Week 48: Evaluator Qualifications and Use – Veteran

This week begins a four-part series where each of us is going to take a turn to talk about our own specific evaluation qualifications and how we believe those qualifications have helped us provide a focus on use for our clients. We have very different, yet sometimes overlapping, backgrounds and qualifications. Kelley has evaluation experience working as an independent consultant, within a large policy-driven organization, and in K-12 education. Kristin has a recent doctorate in evaluation with experience working in a university evaluation department and as a K-12 educator. Corey is a novice evaluator currently working on his doctorate in evaluation. And then there’s me…I guess I’m the veteran!

While I could list many words that would describe the qualifications I believe I have as an evaluator (thinking of AEA’s Guiding Principles, the Joint Committee’s Program Evaluation Standards, coursework from Western Michigan University, etc.), I’m going to aggregate them into: Knowledge, Proficiency, Integrity, and Enthusiasm.

Knowledge. I have the education necessary to claim to be an evaluator – a doctorate in evaluation. I have read many books, articles, and blogs over the years to stay updated on current theories, trends, and ideas. I have presented at conferences, created and led workshops, and taught college courses on evaluation, proving I have the knowledge that I can share with others. While all of those pieces are important, the most critical element is the ability to apply that knowledge in the real world. Students need opportunities to use the theories and models they are learning about evaluation and apply them directly to a real life situation through case studies, field experiences, or internships. Organizations need to have evaluators they work with who are willing to try out new ideas, with the possibility of failure, in order to potentially learn something amazing that will improve processes and programs beyond their own. Being able to translate valid knowledge into practical application in an evaluation setting is a critical qualification influencing use.

Proficiency. I have been working in the evaluation field for 15+ years, and I have led iEval since founding it in 2002. Understanding how to use quantitative and qualitative tools and analysis methods, then using them often, gave me experience. Applying the tools in different settings – educational, health, nonprofit, community, law enforcement, etc. – also helped to build my experience. However, experience does not always mean proficiency. Working to modify analyses to meet client needs then sharing what I’ve learned with other clients is part of using my experience proficiently. Being able to ensure evaluation procedures are done with fidelity then translating them into meaningful findings and recommendations makes someone proficient in those methods.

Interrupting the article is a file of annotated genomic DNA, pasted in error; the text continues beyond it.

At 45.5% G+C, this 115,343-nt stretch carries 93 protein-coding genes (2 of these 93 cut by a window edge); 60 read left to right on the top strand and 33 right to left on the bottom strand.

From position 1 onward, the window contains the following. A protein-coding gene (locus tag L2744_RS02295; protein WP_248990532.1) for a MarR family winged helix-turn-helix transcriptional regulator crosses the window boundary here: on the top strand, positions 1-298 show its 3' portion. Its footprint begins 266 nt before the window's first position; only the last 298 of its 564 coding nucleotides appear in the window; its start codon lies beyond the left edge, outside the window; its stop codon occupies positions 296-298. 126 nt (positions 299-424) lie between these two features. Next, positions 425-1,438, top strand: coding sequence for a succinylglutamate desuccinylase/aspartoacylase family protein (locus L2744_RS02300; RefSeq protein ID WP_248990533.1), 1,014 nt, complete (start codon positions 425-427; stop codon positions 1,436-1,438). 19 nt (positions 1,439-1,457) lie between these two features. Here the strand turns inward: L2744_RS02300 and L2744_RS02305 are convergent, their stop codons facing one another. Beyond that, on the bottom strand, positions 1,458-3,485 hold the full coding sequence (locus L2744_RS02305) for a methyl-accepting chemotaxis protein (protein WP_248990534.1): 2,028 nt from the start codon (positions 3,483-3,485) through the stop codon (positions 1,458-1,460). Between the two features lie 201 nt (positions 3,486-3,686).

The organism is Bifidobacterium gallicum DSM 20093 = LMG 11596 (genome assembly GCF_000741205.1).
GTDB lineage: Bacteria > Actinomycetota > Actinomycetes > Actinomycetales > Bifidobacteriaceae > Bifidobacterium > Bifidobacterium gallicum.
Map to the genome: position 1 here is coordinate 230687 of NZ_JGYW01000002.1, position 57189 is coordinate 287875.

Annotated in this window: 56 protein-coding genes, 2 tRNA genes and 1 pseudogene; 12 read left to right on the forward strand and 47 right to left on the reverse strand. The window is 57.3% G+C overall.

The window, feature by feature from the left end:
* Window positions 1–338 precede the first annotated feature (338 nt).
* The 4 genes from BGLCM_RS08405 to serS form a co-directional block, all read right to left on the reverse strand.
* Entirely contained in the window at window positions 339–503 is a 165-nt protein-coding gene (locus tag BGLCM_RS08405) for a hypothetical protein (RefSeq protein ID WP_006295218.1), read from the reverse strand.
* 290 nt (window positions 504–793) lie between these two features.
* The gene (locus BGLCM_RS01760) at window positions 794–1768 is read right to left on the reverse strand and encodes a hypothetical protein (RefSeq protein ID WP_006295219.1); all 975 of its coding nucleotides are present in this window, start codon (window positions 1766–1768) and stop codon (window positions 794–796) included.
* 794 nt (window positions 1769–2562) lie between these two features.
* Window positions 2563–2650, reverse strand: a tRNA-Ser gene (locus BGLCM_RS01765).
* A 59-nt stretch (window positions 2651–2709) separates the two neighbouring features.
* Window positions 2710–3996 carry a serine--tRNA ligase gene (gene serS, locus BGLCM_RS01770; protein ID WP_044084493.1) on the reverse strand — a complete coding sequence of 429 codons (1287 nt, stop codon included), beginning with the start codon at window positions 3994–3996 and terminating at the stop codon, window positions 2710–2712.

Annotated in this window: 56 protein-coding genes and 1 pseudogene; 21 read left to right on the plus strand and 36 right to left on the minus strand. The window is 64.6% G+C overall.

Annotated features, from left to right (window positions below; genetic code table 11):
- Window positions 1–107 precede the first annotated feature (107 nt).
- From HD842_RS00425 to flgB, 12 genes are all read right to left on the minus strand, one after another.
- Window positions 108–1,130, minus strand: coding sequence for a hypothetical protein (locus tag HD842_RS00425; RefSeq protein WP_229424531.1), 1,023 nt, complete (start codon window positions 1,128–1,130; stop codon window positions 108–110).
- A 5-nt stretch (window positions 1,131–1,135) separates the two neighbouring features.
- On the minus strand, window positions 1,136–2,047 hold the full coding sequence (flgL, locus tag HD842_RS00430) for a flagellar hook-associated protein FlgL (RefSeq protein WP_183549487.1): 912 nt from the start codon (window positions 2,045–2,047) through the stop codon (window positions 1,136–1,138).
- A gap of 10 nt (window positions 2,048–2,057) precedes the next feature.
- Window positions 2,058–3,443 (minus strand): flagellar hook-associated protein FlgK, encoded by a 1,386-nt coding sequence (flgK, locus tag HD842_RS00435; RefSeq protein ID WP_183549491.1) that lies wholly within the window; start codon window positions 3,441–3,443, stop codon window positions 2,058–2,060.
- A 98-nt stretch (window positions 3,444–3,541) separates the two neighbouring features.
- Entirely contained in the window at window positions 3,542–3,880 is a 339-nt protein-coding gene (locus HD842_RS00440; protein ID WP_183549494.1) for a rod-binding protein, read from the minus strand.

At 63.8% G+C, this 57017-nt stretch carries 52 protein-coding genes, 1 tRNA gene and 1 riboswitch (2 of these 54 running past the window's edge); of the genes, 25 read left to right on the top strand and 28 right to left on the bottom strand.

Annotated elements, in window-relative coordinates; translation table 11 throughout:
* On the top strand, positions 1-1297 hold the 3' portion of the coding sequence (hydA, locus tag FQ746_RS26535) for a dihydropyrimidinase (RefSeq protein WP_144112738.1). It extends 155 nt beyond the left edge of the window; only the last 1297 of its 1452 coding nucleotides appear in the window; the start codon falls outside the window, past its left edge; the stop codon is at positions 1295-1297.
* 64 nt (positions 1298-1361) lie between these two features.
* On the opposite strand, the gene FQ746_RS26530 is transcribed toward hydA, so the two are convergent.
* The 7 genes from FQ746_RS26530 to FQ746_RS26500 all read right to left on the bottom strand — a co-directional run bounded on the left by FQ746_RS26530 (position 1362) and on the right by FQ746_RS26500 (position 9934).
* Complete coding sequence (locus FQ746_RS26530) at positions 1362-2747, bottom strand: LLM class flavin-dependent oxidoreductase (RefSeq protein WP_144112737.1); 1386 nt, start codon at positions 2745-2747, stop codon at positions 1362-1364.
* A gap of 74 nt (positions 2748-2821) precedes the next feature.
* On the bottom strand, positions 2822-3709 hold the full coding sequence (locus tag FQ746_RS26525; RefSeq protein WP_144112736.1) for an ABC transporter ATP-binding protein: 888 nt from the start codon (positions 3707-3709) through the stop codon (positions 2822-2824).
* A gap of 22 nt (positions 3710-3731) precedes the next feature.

Integrity. Integrity is usually at the top of the requirements list for any type of job. My favorite definition of integrity continues to be “doing what’s right even when nobody is looking.” I believe integrity is even more imperative for evaluators. Evaluators are often working with sensitive data, potentially making life-changing recommendations based on the data, and never truly understand how their written words and presentations can affect individuals. If someone who was less than completely honest had that type of power, the results could be disastrous. Unfortunately, integrity isn’t something you can teach or learn, its just part of who you are…I choose to live with integrity. Being transparent about evaluation processes, monitoring for validity and reliability in findings, recognizing and accounting for biases, and openly sharing with clients and other evaluators all lead to evaluations conducted with integrity.

Enthusiasm. Anyone who knows me will say that I’m a little high energy…okay, maybe more than a little. I have fun with what I’m doing…from planning trips for friends to Walt Disney World to taking pictures of flowers to playing tour guide at Thomas Jefferson’s Monticello and Poplar Forest to spending time with nieces and nephews to reading while snuggled up with my cats to planning for the future with my husband to conducting evaluations! Yes, evaluation IS fun! I love to dig deep into statistical analyses and find something I didn’t expect. I take pride in creating a report that is accurate, digestible, and beautiful. I feel fulfilled when I see a client experience an A-HA because of the data we shared. I get recharged when I give presentations about evaluation…I do tend to bounce around quite a bit! I am passionate about the work I do – both how it is done and how it is used. Being enthusiastic about evaluation is probably the most critical evaluator qualification that leads to and improves use.

DR. TACKETT’S USEFUL TIP: Learn and apply it. Practice and share. Live honestly. Carpe diem!